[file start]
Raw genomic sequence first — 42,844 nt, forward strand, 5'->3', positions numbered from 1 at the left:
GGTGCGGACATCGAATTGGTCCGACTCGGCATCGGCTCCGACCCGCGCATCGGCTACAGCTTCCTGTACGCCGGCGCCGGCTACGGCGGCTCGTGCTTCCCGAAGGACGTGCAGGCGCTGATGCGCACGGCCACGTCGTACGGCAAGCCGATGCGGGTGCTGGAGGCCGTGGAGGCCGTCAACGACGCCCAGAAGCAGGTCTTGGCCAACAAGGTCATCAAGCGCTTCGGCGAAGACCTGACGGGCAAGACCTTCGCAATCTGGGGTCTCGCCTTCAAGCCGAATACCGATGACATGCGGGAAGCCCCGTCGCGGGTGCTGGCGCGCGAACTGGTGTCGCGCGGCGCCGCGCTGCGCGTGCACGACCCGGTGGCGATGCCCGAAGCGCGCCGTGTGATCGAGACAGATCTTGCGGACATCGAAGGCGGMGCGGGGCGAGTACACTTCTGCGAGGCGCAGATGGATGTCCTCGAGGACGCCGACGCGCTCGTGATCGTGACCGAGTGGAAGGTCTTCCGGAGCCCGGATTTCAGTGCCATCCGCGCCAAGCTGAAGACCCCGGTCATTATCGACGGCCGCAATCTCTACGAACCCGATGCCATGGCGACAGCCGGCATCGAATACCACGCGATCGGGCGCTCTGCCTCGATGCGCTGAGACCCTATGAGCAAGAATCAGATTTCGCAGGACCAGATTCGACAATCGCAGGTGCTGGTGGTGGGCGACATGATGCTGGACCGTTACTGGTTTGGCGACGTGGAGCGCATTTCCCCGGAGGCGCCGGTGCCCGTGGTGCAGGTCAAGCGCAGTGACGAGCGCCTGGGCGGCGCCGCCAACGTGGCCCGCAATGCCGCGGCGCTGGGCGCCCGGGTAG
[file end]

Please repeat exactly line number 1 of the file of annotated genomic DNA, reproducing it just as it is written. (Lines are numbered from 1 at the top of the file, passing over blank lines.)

Raw genomic sequence first — 42,844 nt, forward strand, 5'->3', positions numbered from 1 at the left: